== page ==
You might have heard about PFOX putting up the billboard in Richmond telling gay people they can stop being gay. Their billboard shows two faces that look the same and says "Identical twins: One gay. One not. We believe twins research studies show nobody is born gay."

We trashed their logic about the twin studies here years ago. It is not worth the trouble to go through it again. But you kind of wonder, who are those twins in the picture? (And actually, I wonder, which one is gay? Is the guy in the suit and tie supposed to look gay? Or is it the guy in the t-shirt?)

Turns out, they're not twins at all. These are two pictures of the same guy -- a gay man from South Africa.
Speaking via Skype, Kyle Roux said he was shocked his image was used. Especially since he calls himself an "out and proud" gay man.

"I was obviously quite shocked, so that why I decided to send you guys an email saying hey, I'm that guy in that billboard," Roux said.

Roux hasn't thought about that photo shoot in nearly a decade. He says the pictures used on the billboard were part of a stock photo shoot he did. Roux signed away the rights and was told the pictures would be used in commercial and corporate ads and brochures.

Thursday morning, friends, family and even Roux's trainer asked if he was featured in the ad, which claimed to show identical twins and the statement, "Nobody is born gay."

It's ironic, says Roux, given that he's not a twin and openly gay.

"It just seems like there no place in today's world for an organization that is promoting this as being some kind of deviant or distasteful lifestyle, because I've lived my life openly gay and happy for my entire life," he said. Openly-gay model in 'Nobody is born gay' billboard reacts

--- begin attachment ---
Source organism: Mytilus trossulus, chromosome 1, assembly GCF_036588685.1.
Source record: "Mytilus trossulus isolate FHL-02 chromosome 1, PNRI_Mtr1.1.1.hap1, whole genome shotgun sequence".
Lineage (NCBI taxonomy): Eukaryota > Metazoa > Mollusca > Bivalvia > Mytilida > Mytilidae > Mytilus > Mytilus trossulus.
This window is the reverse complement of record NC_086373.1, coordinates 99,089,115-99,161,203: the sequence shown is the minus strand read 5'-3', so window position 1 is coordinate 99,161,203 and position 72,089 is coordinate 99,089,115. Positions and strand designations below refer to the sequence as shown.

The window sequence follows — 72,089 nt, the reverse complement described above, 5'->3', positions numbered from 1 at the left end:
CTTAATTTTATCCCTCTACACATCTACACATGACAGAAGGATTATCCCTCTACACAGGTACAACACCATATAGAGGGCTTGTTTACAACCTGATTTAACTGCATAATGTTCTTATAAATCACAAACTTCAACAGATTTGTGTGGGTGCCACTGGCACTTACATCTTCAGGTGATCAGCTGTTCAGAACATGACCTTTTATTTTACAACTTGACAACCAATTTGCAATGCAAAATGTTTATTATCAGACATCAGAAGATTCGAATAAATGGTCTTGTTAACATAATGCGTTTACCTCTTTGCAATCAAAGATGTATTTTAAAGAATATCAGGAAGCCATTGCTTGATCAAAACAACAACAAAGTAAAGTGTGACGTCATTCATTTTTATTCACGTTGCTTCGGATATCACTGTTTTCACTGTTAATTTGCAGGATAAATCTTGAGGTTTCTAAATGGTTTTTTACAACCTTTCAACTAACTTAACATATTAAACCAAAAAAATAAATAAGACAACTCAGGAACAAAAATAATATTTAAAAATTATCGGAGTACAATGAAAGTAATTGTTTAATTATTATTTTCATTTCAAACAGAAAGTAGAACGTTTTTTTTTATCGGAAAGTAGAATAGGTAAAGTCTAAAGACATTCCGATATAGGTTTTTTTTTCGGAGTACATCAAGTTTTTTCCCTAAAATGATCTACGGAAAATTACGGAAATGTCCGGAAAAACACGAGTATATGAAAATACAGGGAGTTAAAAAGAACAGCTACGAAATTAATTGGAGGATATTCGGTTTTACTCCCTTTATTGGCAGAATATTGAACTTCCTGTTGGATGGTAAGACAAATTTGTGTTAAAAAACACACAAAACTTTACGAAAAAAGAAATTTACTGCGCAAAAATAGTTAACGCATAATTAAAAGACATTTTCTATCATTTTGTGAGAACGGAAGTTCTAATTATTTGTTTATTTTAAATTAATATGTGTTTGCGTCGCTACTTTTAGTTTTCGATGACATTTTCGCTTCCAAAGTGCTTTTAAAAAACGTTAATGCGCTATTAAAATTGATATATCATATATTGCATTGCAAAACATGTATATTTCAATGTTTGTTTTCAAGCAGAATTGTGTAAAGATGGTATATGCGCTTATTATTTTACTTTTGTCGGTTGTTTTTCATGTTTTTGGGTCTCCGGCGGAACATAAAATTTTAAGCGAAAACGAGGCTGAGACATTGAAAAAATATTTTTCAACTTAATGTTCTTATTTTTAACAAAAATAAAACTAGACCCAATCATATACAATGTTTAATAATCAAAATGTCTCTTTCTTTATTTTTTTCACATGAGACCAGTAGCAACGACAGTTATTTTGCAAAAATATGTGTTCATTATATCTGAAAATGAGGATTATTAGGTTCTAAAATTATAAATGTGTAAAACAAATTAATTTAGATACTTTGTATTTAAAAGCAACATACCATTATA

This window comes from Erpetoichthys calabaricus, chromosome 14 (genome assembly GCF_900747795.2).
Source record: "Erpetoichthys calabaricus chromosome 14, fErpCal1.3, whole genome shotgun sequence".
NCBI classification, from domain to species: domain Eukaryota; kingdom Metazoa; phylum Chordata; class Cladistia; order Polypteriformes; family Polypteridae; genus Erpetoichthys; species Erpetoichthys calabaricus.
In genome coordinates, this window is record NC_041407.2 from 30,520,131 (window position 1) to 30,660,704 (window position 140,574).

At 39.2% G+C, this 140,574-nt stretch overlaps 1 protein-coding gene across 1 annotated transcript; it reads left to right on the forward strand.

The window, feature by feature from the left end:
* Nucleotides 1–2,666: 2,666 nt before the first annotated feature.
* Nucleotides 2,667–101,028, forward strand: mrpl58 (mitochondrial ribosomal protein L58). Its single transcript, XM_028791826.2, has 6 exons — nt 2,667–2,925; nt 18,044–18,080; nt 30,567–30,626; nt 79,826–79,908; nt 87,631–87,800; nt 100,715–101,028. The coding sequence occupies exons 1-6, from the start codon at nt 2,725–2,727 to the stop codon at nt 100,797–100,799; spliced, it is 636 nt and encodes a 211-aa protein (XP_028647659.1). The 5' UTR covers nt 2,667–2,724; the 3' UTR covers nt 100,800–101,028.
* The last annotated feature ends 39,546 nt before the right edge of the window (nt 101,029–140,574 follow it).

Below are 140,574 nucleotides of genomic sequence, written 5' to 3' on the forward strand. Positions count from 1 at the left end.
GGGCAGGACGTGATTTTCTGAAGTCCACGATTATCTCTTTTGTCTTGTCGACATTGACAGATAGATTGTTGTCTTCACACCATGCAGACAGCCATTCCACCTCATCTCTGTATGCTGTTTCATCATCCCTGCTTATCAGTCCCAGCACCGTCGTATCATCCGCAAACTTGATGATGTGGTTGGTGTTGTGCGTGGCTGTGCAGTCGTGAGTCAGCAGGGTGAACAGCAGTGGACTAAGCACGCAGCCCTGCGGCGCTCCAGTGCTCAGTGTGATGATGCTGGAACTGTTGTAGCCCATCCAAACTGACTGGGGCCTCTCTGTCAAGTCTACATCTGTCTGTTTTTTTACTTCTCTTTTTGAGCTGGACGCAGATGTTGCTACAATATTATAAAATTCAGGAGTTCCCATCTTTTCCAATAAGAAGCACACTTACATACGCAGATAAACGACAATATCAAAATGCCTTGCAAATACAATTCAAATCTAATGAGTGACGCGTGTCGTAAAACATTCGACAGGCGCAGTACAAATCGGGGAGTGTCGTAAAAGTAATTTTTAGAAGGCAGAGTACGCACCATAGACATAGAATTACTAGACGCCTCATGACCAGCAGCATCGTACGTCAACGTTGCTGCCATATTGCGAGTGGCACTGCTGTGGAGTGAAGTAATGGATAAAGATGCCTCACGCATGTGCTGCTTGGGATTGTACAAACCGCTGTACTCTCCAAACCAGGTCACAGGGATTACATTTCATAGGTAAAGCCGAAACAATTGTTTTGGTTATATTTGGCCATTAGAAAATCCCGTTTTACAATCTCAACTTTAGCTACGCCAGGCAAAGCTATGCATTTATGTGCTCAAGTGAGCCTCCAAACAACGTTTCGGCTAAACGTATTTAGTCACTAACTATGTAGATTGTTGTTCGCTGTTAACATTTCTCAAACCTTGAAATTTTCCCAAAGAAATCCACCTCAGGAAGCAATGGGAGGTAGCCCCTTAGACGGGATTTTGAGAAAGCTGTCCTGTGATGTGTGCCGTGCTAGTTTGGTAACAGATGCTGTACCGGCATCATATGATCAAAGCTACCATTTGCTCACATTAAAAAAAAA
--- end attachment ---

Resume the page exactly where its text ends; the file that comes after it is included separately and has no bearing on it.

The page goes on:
Here in Montgomery County we know PFOX as a sad bunch of buffoons led by a woman who cannot accept that her son is actually gay. They have sued our school district and agitated around town -- we have had their billboards, too -- and their approach is uneducated, hateful, and very, very ineffective.

How hard would it be to find a picture of two twins where one is gay and one is straight? Doesn't PFOX know that people are going to ask, who are those guys on your billboard?

So it's not a pair of twins. Strike one. It is a happy gay man, shown twice. You're out.
"The issue isn't the photo on a the billboard, but the actual science," said Chris Doyle, a licensed clinical professional counselor and former board member of PFOX.

The group says being gay isn't a genetic predisposition, but instead a choice, and anyone can choose change their lives:

"PFOX supports the rights of everyone who wants to pursue that for themselves," Doyle said.
You know what, I support those rights, too. If you're gay and you want to be straight then as far as I'm concerned you can go ahead and try. Do what you can. Maybe you will succeed where so many have failed. And to be fair, if you're straight and you want to be gay, I support your rights as well. And if you're short and you want to be tall, I support you in your efforts to try. Left-handed? I believe you have the right to try to change.

I even support the rights of PFOX to believe what they believe, in the privacy of their own homes, but eewww, why do they have to shove it down our throats all the time?